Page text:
280-300 milliosmoles per liter (we will use 300 mOsm/L
Blood and tissue osmolarity must be equal to prevent net movements of fluids
If the IV drip bag only has water, then your body parts will swell
If the IV Drip bag has too much nutrients then the body will lose water because blood is losing
water through osmosis.
Osmosis: Water (solvent) diffuses down it’s concentration gradient
The link between water and salt
Solute in the body include electrolytes like sodium, potassium, and calcium ions
Changes in the electrolytes balance causes water to move from one compartment to another
which alters blood volume and blood pressure and can impair the activity of cells.
Water moves from Low solute to high solute = high solvent to low solvent.
Pure water has 0 solute present
Water reabsorption follows solute reabsorption
Acidosis – blood becomes too acidic (less than 7.35) Alkalosis: blood becomes too basic (greater than 7.45)
In each scenario, the respiratory system and kidneys help restore blood pH to normal Carbon
Dioxide can dissolve in water ( blood plasma) and form carbonic acid
CO2 + H2O H2CO3 (carbonicAcid H- + HCO3-
Acid Base Balance
Normal pH of arterial blood = 7.4
pH < 7.35 = acidosis
pH> 7.45 = alkalosis
Most ions originate as by-products of cellular metabolism
Complications with acid-base disturbance
Conformation change in protein structure
Change in excitability of neurons
Changes in balance of other ions
Acids and Bases:
Acids are Proton (H+) donors
Strong acids dissociates completely and liberate all of their H+ in water
Weak Acids, such as carbonic acid, dissociate only partially
Bases are Proton (H+)Acceptors)
Strong bases dissociate easily in water and tie up H+
Weak bases, such as bicarbonate ion and ammonia, are slower to accept H+ Cellular or Formed Element
Platelets (cell fragments)
DevelopmentalAspects of blood cells:
Sites of blood cell formation
The fetal liver and spleen are early sites of blood cell formation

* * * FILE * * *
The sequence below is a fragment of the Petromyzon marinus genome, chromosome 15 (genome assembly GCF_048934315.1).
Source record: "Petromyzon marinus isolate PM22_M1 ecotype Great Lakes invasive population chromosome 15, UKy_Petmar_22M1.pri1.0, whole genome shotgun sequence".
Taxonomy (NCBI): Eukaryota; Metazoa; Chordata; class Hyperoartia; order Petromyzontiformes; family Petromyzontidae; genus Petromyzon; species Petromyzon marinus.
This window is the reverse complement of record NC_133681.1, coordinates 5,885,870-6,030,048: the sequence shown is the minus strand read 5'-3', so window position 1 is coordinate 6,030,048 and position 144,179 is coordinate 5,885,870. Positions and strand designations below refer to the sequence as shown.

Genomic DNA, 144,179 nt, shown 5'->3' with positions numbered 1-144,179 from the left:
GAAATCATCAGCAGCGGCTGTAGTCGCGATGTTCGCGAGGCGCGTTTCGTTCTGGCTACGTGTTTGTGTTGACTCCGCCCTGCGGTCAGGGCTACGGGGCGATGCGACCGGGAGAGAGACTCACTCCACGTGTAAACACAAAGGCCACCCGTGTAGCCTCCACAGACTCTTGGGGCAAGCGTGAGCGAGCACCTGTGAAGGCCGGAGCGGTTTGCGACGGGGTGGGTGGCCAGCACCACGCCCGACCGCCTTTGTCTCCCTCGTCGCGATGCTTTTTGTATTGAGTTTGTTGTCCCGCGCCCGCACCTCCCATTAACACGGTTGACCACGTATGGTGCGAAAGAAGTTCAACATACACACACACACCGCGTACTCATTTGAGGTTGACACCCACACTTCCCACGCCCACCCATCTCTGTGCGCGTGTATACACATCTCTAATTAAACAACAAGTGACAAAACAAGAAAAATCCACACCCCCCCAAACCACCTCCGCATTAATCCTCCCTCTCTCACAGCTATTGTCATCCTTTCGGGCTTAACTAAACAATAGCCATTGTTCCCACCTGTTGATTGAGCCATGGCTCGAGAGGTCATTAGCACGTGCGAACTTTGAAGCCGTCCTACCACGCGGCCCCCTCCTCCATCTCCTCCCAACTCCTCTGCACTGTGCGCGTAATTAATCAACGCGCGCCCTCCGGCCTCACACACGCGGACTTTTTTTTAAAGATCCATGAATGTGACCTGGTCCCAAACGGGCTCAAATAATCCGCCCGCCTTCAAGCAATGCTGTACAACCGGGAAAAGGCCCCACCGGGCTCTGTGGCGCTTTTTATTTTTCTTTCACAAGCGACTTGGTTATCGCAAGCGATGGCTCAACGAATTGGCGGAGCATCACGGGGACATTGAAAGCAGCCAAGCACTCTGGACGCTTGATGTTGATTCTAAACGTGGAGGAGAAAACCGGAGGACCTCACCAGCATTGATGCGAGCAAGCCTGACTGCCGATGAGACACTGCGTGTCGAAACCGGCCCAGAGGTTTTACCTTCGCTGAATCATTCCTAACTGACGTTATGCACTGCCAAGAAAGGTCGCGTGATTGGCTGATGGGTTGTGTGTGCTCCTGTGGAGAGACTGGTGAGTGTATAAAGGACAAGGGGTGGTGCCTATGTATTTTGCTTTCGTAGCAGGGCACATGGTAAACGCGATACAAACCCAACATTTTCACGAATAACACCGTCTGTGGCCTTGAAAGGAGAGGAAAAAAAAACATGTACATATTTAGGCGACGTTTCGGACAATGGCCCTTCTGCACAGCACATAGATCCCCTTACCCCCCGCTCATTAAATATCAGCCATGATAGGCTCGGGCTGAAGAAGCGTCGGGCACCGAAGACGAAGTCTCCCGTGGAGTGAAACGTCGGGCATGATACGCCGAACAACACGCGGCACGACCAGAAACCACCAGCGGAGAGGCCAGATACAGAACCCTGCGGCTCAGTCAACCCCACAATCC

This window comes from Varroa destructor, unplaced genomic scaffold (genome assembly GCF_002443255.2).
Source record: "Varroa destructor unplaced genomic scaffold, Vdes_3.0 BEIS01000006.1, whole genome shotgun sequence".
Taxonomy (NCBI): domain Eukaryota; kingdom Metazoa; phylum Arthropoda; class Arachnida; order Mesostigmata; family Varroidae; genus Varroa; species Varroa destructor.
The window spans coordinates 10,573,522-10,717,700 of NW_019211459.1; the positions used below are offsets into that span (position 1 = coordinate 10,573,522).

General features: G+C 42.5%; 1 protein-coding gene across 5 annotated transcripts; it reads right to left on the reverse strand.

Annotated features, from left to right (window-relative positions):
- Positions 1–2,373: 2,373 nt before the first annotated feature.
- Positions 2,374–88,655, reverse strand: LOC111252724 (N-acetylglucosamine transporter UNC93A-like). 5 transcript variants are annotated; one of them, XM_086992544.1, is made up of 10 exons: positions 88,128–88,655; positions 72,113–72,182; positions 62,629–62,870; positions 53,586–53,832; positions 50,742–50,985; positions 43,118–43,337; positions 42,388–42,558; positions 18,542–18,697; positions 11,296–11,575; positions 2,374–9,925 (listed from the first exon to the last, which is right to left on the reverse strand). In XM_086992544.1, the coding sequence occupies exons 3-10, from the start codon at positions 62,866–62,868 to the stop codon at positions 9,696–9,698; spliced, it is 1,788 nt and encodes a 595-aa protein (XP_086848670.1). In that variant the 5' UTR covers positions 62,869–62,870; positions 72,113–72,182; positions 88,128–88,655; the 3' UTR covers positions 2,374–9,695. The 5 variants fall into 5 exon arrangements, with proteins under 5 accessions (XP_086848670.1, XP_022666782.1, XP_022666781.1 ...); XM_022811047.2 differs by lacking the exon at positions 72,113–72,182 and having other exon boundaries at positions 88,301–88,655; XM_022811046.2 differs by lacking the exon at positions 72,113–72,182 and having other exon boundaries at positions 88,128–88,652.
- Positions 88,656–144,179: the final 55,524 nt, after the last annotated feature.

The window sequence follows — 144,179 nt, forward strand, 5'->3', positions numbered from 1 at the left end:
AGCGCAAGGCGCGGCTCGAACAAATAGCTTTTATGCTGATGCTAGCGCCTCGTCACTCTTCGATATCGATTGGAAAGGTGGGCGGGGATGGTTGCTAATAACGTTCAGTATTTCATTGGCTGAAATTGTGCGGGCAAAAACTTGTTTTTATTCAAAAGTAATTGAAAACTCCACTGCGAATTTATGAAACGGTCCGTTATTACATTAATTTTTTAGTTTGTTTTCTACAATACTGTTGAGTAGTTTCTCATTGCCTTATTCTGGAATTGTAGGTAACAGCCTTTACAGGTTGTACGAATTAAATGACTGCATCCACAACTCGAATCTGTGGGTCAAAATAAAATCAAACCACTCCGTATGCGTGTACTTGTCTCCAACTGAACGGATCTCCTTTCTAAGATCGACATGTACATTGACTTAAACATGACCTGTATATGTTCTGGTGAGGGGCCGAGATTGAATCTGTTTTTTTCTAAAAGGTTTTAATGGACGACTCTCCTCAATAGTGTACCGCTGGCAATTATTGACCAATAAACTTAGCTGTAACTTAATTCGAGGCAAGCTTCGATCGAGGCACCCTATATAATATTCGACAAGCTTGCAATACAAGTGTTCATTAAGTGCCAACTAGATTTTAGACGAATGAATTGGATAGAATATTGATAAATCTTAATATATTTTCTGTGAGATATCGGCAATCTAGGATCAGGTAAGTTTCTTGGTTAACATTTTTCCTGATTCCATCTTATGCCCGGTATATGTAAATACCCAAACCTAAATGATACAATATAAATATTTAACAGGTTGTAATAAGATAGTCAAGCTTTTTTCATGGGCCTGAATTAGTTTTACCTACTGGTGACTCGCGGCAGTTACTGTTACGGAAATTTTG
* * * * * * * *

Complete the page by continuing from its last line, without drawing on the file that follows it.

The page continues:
Bone marrow takes over hematopoiesis by the seventh month.
Fetal hemoglobin differs from hemoglobin produced after birth, fetal hemoglobin has a gamma
subunit in place of the beta subunit and higher affinity for oxygen
Fetal babies have higher affinity so that when their RBCs get closer to the mother’s RBCs, it is
able to take the oxygen.
Physiological jaundice results when the liver cannot rid the body of hemoglobin breakdown
Main function is to carry oxygen
Anatomy of circulating erythrocytes
Biconcave disk – large surface area which favors diffusion.
Essentially bags of hemoglobin
Anucleate ( no nucleus)
Contain very few organelles
Use anaerobic glycolysis
5-6 billion RCS per L of blood
Flexible membrane Allows it to fit into capillaries one at a time
Also function to maintain osmolarity and blood/plasma pH
If body has too much water, erythrocytes are able to swell or crenate so that they adjust for
body’s water levels.
Hemoglobin in RBCs
Hb binds strongly (but reversibly) to oxygen
98.5% oxygen bound to HB and 1.5% dissolved in plasma
Each hemoglobin molecule has 4 oxygen binding sites
Globin + 4 heme groups = 4 polypeptides and heme = iron-containing group
Iron containing protein
Can also bind to CO2 and H+ (different binding sites.)
Formation of Erthrycotes
Mature RBCs are unable to divide, grow, or synthesize proteins.
Wear out in 100-120 days
When worn out RBCs are eliminated by phagocytes in the spleen or liver